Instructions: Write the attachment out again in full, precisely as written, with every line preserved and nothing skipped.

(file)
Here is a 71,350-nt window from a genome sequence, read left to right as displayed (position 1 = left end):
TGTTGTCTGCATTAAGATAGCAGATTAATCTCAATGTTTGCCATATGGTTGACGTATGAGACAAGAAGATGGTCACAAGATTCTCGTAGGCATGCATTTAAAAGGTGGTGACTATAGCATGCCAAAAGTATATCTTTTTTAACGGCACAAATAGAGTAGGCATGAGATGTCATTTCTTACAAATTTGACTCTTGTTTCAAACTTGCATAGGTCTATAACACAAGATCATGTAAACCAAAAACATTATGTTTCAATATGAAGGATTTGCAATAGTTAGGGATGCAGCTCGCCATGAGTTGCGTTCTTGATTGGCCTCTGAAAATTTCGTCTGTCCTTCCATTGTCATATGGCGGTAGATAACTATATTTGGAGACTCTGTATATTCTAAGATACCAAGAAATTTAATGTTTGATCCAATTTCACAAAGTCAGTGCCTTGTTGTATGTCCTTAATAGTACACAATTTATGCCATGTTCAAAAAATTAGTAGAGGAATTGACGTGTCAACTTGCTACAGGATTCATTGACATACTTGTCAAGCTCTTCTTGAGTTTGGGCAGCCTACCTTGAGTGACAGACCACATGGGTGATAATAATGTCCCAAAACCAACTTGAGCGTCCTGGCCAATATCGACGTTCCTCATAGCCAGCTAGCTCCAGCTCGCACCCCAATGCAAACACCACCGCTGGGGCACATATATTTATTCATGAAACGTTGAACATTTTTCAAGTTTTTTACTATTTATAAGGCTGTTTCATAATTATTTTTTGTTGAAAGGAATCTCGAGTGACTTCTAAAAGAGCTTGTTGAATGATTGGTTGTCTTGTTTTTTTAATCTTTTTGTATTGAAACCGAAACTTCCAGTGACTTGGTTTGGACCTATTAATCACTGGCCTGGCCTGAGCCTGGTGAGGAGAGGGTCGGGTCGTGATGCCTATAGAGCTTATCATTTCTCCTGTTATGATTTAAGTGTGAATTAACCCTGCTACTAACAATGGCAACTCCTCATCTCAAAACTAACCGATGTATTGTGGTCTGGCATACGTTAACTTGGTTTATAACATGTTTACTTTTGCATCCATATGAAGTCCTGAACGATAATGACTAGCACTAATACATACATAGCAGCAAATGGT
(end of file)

Here is a 71,350-nt window from a genome sequence, read left to right as displayed (position 1 = left end):
TGTTGTCTGCATTAAGATAGCAGATTAATCTCAATGTTTGCCATATGGTTGACGTATGAGACAAGAAGATGGTCACAAGATTCTCGTAGGCATGCATTTAAAAGGTGGTGACTATAGCATGCCAAAAGTATATCTTTTTTAACGGCACAAATAGAGTAGGCATGAGATGTCATTTCTTACAAATTTGACTCTTGTTTCAAACTTGCATAGGTCTATAACACAAGATCATGTAAACCAAAAACATTATGTTTCAATATGAAGGATTTGCAATAGTTAGGGATGCAGCTCGCCATGAGTTGCGTTCTTGATTGGCCTCTGAAAATTTCGTCTGTCCTTCCATTGTCATATGGCGGTAGATAACTATATTTGGAGACTCTGTATATTCTAAGATACCAAGAAATTTAATGTTTGATCCAATTTCACAAAGTCAGTGCCTTGTTGTATGTCCTTAATAGTACACAATTTATGCCATGTTCAAAAAATTAGTAGAGGAATTGACGTGTCAACTTGCTACAGGATTCATTGACATACTTGTCAAGCTCTTCTTGAGTTTGGGCAGCCTACCTTGAGTGACAGACCACATGGGTGATAATAATGTCCCAAAACCAACTTGAGCGTCCTGGCCAATATCGACGTTCCTCATAGCCAGCTAGCTCCAGCTCGCACCCCAATGCAAACACCACCGCTGGGGCACATATATTTATTCATGAAACGTTGAACATTTTTCAAGTTTTTTACTATTTATAAGGCTGTTTCATAATTATTTTTTGTTGAAAGGAATCTCGAGTGACTTCTAAAAGAGCTTGTTGAATGATTGGTTGTCTTGTTTTTTTAATCTTTTTGTATTGAAACCGAAACTTCCAGTGACTTGGTTTGGACCTATTAATCACTGGCCTGGCCTGAGCCTGGTGAGGAGAGGGTCGGGTCGTGATGCCTATAGAGCTTATCATTTCTCCTGTTATGATTTAAGTGTGAATTAACCCTGCTACTAACAATGGCAACTCCTCATCTCAAAACTAACCGATGTATTGTGGTCTGGCATACGTTAACTTGGTTTATAACATGTTTACTTTTGCATCCATATGAAGTCCTGAACGATAATGACTAGCACTAATACATACATAGCAGCAAATGGT